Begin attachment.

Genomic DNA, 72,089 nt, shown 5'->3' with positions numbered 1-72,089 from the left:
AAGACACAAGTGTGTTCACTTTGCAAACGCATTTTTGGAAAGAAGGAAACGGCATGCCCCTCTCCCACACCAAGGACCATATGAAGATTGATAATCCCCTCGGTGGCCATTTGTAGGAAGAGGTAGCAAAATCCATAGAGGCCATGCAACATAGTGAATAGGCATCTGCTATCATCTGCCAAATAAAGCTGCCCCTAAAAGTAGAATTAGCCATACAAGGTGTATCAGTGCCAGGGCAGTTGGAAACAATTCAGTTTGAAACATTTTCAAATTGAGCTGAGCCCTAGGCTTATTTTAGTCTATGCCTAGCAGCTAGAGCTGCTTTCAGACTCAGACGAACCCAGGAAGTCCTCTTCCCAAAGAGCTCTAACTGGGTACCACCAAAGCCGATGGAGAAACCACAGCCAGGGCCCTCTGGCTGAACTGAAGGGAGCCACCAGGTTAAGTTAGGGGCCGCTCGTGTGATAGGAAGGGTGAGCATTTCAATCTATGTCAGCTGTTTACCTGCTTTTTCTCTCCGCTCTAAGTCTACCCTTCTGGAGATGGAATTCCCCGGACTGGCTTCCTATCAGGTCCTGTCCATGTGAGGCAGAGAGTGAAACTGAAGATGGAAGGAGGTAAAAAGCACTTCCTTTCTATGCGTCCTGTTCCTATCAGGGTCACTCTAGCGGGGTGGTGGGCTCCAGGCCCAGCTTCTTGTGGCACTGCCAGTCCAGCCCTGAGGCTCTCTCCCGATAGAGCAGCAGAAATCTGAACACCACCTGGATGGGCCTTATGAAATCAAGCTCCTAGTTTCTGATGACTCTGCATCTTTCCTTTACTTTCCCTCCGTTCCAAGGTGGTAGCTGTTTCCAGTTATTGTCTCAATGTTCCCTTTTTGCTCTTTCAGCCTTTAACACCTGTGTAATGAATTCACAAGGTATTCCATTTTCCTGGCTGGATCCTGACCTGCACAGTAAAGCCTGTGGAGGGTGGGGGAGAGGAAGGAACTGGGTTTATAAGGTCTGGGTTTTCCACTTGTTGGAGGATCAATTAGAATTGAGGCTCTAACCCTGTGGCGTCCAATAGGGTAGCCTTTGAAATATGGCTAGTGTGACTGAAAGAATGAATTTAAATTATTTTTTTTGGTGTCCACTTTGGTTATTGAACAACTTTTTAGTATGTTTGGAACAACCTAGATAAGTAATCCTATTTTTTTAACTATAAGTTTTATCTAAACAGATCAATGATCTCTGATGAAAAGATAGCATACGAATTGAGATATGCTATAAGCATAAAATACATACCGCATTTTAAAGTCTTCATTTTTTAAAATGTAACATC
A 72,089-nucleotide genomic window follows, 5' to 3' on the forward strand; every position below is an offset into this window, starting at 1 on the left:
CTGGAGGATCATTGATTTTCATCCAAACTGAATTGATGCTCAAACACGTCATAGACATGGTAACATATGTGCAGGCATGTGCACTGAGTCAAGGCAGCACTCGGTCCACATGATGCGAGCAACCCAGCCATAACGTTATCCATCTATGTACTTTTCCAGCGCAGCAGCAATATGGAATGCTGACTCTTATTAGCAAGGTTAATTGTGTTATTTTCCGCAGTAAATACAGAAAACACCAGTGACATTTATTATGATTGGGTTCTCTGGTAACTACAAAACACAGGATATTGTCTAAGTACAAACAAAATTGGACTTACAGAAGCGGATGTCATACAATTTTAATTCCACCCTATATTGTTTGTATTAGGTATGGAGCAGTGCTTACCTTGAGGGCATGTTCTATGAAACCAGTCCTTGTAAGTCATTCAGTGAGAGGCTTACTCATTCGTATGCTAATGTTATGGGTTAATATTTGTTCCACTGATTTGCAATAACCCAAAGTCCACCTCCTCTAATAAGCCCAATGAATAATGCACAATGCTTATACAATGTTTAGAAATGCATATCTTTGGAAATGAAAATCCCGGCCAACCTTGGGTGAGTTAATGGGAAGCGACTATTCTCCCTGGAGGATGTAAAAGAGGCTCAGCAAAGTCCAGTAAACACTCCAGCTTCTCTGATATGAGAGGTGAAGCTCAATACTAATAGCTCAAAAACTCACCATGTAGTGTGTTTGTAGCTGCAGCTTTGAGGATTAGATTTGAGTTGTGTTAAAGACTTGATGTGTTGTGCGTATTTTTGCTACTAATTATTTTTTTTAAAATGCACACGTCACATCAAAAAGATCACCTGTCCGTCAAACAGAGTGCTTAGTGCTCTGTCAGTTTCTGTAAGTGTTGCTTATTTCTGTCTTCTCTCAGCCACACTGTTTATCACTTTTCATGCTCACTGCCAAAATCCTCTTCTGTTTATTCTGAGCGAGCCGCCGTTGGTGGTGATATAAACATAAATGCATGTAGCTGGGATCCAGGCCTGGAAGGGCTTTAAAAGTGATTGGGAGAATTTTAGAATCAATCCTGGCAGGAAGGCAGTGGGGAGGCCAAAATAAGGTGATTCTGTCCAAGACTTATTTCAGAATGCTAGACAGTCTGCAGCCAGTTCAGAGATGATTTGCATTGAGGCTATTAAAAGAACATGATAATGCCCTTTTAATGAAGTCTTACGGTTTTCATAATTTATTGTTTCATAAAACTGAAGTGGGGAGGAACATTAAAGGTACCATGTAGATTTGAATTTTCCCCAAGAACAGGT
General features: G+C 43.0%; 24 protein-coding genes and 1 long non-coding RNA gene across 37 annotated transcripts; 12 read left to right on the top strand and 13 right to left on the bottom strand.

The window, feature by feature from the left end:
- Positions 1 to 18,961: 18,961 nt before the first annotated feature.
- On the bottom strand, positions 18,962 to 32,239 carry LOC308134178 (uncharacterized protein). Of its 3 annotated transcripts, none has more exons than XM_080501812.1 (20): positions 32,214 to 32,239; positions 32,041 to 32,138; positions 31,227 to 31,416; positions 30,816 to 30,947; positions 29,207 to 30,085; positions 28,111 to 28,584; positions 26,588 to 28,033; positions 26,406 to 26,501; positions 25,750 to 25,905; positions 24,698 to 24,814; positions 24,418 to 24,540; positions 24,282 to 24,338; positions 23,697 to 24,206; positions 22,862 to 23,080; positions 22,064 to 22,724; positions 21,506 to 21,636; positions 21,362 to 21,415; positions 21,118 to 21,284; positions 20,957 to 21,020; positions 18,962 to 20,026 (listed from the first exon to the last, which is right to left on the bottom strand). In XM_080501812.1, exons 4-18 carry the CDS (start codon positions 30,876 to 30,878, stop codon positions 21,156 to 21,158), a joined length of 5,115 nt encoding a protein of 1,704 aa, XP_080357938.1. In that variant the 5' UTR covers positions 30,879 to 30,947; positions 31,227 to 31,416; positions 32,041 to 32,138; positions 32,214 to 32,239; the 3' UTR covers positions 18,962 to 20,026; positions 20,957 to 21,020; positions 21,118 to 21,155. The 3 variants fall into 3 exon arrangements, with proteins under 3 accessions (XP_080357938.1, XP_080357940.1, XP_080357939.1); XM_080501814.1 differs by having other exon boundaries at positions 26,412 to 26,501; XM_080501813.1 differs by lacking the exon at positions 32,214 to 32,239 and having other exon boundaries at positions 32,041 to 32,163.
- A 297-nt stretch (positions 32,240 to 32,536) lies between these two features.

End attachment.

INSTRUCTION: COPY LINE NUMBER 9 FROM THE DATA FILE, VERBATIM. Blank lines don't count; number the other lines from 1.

- A 297-nt stretch (positions 32,240 to 32,536) lies between these two features.